What if doing better in school was as simple as putting on a pair of glasses? The reality is – it is.
A groundbreaking study by John Hopkins University recently revealed the profound impact of providing glasses to students at school shows dramatic increases in learning. The research looked at thousands of children from more than 100 schools in Baltimore.
The results showed those who received glasses did better in school, with impacts greater than other more costly measures. Those who showed the most gains, equivalent to an additional four to six months of learning, are those at the bottom of the class academically or with learning differences and disabilities.
San Diego Foundation (SDF) recently partnered with Vision to Learn, a national nonprofit organization, to bring that same impact to San Diego County. Harborside Elementary School in Chula Vista was the first to receive exams and glasses as part of the program.
Focusing on the Future
About one in four children need glasses – and many who don’t have access to them are more likely to be misdiagnosed with behavioral issues, be considered ‘slow learners’ or drop out of high school.
Founded by Austin Beutner in 2012, Vision to Learn brings vision care directly to classrooms to help families who may be unable to afford eye care, have language barriers or perhaps cannot afford to take off work to get to an appointment.
At each school, students receive eye exams and glasses with their customized prescription – free of charge to families.
“We’ve helped over 400,000 kids now with exams in fifteen states. But really half our work, more than 200,000 pairs of glasses, have been in California,” Ann Hollister, President of Vision to Learn, said.
At Harborside Elementary alone, more than 40 students received their free glasses with a special meet and greet from the San Diego Padres Friar mascot.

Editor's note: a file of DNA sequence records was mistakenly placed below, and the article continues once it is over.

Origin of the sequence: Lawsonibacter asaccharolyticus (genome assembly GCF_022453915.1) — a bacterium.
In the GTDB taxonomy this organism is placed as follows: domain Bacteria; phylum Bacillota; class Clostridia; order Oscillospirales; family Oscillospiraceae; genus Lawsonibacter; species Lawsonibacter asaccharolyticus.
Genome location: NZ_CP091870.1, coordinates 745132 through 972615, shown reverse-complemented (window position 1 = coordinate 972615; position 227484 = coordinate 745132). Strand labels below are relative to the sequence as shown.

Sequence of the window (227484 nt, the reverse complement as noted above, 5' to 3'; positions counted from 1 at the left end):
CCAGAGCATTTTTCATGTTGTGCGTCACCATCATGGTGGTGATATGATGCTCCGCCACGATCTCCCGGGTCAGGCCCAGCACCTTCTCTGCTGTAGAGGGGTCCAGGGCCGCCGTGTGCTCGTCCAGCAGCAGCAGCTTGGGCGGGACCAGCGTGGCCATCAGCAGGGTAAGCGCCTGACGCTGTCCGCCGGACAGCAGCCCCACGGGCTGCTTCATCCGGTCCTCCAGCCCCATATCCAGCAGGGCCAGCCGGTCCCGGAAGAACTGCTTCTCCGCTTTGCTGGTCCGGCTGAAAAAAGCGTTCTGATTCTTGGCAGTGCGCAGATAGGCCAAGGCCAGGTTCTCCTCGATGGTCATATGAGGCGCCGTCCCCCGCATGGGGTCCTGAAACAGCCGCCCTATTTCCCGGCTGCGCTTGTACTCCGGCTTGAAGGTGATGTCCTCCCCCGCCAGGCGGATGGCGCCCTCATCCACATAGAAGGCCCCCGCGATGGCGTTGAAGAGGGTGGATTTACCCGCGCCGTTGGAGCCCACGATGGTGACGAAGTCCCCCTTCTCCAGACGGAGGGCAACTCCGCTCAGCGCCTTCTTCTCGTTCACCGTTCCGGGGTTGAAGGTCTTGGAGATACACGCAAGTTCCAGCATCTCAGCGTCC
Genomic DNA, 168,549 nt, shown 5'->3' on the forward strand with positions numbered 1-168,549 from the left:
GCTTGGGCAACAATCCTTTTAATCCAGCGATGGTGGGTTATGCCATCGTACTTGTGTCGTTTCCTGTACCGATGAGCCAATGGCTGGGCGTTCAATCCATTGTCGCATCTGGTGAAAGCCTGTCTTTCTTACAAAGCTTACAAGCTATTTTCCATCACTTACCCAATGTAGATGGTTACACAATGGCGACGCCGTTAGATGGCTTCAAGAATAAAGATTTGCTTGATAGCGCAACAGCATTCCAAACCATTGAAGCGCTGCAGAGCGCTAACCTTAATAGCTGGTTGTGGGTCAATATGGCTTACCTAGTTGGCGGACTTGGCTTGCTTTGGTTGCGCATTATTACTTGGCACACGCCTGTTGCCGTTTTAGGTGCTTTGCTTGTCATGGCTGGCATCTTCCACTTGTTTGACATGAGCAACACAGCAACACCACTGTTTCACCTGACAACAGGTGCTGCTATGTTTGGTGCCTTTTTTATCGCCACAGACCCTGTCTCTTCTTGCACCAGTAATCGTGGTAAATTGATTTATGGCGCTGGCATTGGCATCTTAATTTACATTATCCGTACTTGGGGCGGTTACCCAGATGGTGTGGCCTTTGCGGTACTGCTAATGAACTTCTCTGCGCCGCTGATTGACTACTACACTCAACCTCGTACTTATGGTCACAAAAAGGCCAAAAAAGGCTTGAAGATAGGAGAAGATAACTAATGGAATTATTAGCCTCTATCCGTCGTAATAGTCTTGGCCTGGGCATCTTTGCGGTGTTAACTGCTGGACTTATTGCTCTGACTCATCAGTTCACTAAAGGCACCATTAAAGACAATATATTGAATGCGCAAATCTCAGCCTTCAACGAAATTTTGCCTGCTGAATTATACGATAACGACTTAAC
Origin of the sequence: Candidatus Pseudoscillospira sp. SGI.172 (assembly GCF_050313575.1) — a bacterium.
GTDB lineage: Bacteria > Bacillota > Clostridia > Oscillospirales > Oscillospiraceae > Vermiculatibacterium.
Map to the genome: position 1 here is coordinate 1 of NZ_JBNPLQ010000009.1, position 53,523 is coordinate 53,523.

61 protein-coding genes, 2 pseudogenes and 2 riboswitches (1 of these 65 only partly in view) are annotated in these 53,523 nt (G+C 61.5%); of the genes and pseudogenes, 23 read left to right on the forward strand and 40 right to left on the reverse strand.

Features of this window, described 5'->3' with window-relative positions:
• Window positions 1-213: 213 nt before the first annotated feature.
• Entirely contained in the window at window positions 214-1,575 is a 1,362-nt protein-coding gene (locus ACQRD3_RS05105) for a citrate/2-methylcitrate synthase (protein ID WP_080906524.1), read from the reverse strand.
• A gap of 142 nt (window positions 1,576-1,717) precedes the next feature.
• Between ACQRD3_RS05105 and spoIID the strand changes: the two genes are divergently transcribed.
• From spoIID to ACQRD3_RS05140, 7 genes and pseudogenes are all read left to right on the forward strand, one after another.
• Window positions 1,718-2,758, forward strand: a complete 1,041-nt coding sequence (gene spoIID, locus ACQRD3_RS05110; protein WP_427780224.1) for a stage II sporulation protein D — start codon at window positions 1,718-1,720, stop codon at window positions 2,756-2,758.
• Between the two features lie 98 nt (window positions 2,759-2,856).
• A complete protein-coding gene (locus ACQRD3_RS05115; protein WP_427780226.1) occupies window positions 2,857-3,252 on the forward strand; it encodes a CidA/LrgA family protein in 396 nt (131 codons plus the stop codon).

“We don’t just give them (glasses); we want them to wear them,” Hollister said. “That’s why partnerships, like with the San Diego Foundation and the San Diego Padres, make a difference. We can give the glasses – but the Padres make them cool.”
Eye-Opening Effects for Students
One by one, students at Harborside Elementary stepped up to the plate aside the Friar to try on their glasses for the first time.
“A couple of the students that I helped put glasses on for the first time stepped back and said ‘woah!’,” Pamela Gray Payton, SDF Vice President and Chief Impact and Partnerships Officer, said. “It was very meaningful.”
Students like Brittany, a fifth grader, noticed the difference immediately after trying on her lenses.
“Without my glasses, it’s very bad. Nothing is clear,” she said. “With my glasses, it’s very clear.”
As part of the Healthy Children & Families and Education initiatives, San Diego Foundation provided $125,000 in funding to bring Vision to Learn to San Diego and boost health and education equity in the classroom.
“For us, education equity is critical. Thousands of children sitting in classrooms in San Diego County are unable to see the board or read their assignments and do their best in school,” Gray Payton said. “We really saw this as an opportunity to partner with an organization that could help resolve at least the vision problem so students could get back to school and fully participate.”
Harborside Elementary was the first stop on the list of 25 schools across the county receiving services from Vision to Learn. In the end, more than 1,300 students will receive the glasses they need to succeed.
Learn more about how San Diego Foundation is Fostering Equity of Opportunity.